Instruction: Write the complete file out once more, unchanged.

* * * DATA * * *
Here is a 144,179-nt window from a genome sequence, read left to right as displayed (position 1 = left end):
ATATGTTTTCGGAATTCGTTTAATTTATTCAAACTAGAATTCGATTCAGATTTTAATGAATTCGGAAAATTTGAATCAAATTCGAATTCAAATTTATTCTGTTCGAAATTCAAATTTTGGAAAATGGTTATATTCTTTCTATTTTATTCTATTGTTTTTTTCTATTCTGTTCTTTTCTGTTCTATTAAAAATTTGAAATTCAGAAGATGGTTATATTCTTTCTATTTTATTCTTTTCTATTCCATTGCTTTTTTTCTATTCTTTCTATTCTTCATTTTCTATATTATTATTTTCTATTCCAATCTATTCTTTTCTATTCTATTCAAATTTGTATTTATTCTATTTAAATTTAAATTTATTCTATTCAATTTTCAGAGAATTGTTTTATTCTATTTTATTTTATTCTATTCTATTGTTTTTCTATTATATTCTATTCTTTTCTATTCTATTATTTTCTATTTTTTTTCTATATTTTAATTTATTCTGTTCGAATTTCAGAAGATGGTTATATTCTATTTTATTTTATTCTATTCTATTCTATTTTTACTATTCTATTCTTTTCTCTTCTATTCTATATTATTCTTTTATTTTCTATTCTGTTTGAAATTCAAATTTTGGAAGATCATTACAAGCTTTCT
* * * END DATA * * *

Here is a 144,179-nt window from a genome sequence, read left to right as displayed (position 1 = left end):
ATATGTTTTCGGAATTCGTTTAATTTATTCAAACTAGAATTCGATTCAGATTTTAATGAATTCGGAAAATTTGAATCAAATTCGAATTCAAATTTATTCTGTTCGAAATTCAAATTTTGGAAAATGGTTATATTCTTTCTATTTTATTCTATTGTTTTTTTCTATTCTGTTCTTTTCTGTTCTATTAAAAATTTGAAATTCAGAAGATGGTTATATTCTTTCTATTTTATTCTTTTCTATTCCATTGCTTTTTTTCTATTCTTTCTATTCTTCATTTTCTATATTATTATTTTCTATTCCAATCTATTCTTTTCTATTCTATTCAAATTTGTATTTATTCTATTTAAATTTAAATTTATTCTATTCAATTTTCAGAGAATTGTTTTATTCTATTTTATTTTATTCTATTCTATTGTTTTTCTATTATATTCTATTCTTTTCTATTCTATTATTTTCTATTTTTTTTCTATATTTTAATTTATTCTGTTCGAATTTCAGAAGATGGTTATATTCTATTTTATTTTATTCTATTCTATTCTATTTTTACTATTCTATTCTTTTCTCTTCTATTCTATATTATTCTTTTATTTTCTATTCTGTTTGAAATTCAAATTTTGGAAGATCATTACAAGCTTTCT